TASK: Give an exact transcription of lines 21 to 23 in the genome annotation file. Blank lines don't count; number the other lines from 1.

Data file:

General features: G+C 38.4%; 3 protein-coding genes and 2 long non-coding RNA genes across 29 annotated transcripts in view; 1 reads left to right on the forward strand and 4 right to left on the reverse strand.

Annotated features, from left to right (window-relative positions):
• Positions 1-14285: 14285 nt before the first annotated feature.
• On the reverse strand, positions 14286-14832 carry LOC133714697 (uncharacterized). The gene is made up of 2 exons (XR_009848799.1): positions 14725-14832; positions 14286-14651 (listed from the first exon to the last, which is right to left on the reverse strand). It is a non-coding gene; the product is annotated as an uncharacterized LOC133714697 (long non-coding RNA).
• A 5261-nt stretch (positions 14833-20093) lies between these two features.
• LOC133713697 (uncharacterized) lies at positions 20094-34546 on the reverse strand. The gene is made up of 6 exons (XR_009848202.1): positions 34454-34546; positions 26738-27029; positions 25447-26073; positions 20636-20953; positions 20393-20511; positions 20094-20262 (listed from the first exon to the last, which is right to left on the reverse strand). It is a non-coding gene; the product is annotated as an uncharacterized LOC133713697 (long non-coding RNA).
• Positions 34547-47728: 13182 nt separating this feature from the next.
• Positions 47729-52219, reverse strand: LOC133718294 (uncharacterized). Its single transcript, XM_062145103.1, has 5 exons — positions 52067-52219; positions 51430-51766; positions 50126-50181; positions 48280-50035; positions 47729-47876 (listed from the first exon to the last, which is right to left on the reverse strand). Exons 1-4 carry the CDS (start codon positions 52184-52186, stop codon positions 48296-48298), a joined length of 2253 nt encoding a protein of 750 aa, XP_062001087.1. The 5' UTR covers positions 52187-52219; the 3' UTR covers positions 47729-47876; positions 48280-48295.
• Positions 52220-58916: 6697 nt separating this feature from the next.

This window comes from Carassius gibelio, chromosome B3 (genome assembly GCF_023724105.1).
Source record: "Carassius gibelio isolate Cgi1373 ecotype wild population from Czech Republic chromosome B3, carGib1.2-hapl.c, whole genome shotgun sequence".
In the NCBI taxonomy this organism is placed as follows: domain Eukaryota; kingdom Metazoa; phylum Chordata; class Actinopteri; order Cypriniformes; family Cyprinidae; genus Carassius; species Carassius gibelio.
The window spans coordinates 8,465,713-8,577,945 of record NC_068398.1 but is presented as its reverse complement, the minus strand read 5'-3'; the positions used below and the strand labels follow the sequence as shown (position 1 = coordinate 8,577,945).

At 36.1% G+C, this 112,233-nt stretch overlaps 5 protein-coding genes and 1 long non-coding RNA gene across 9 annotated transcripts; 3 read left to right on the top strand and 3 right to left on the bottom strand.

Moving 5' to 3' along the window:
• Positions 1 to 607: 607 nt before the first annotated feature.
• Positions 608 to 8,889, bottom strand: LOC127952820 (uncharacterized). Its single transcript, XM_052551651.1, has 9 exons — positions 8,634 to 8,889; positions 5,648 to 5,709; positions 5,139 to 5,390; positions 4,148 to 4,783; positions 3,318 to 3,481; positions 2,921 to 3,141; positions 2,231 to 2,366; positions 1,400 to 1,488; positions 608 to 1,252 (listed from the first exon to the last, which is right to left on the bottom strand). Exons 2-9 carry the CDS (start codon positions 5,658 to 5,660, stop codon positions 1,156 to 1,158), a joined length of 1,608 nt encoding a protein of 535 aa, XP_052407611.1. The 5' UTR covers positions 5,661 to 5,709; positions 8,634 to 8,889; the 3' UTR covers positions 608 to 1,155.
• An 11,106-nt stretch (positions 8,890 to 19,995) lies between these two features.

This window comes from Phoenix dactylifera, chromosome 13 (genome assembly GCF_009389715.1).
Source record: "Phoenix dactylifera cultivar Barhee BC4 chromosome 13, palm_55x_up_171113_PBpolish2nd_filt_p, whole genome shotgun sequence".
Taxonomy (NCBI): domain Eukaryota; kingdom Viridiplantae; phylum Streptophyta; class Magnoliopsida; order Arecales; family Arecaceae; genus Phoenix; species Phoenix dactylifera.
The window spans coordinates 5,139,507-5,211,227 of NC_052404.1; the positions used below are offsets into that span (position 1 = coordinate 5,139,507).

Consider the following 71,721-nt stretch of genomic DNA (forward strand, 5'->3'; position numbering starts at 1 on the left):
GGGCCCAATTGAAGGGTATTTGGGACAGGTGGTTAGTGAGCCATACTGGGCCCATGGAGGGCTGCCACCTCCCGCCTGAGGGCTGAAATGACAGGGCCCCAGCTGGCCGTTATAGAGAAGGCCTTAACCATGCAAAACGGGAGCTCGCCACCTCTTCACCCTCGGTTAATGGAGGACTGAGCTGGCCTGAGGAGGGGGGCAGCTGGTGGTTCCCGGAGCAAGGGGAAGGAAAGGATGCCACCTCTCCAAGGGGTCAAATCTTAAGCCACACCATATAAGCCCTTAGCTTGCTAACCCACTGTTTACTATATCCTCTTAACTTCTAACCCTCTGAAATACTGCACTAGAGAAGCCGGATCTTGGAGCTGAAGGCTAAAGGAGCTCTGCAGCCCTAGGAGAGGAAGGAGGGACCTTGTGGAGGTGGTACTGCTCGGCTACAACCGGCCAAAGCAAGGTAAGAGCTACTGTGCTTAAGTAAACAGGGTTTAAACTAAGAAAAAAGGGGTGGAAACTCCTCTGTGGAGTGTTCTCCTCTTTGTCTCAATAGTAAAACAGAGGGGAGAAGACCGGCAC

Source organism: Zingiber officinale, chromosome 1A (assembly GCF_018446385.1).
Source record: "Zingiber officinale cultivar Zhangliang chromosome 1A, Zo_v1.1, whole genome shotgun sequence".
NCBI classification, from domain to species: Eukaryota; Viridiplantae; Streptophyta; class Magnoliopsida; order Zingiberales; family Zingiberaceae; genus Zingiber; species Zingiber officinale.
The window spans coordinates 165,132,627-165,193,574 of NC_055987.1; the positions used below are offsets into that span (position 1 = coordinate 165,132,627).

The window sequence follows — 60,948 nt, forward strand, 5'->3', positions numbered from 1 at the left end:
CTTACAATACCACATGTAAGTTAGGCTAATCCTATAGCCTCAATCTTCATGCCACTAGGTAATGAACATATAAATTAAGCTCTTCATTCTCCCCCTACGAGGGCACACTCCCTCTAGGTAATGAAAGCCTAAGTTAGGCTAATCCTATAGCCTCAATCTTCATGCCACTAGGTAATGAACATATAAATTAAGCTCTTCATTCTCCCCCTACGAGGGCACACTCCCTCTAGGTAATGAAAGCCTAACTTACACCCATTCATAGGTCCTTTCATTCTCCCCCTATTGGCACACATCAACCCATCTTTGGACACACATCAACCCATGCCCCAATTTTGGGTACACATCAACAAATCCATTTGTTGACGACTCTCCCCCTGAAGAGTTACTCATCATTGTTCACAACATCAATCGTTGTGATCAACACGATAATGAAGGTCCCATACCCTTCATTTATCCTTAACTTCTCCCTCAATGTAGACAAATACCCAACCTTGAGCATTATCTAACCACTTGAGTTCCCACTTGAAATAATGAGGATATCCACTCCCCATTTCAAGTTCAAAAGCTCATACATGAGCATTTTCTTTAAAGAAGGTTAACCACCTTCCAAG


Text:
Taxonomy (NCBI): domain Eukaryota; kingdom Viridiplantae; phylum Streptophyta; class Magnoliopsida; order Arecales; family Arecaceae; genus Phoenix; species Phoenix dactylifera.
The window spans coordinates 5,139,507-5,211,227 of NC_052404.1; the positions used below are offsets into that span (position 1 = coordinate 5,139,507).

Consider the following 71,721-nt stretch of genomic DNA (forward strand, 5'->3'; position numbering starts at 1 on the left):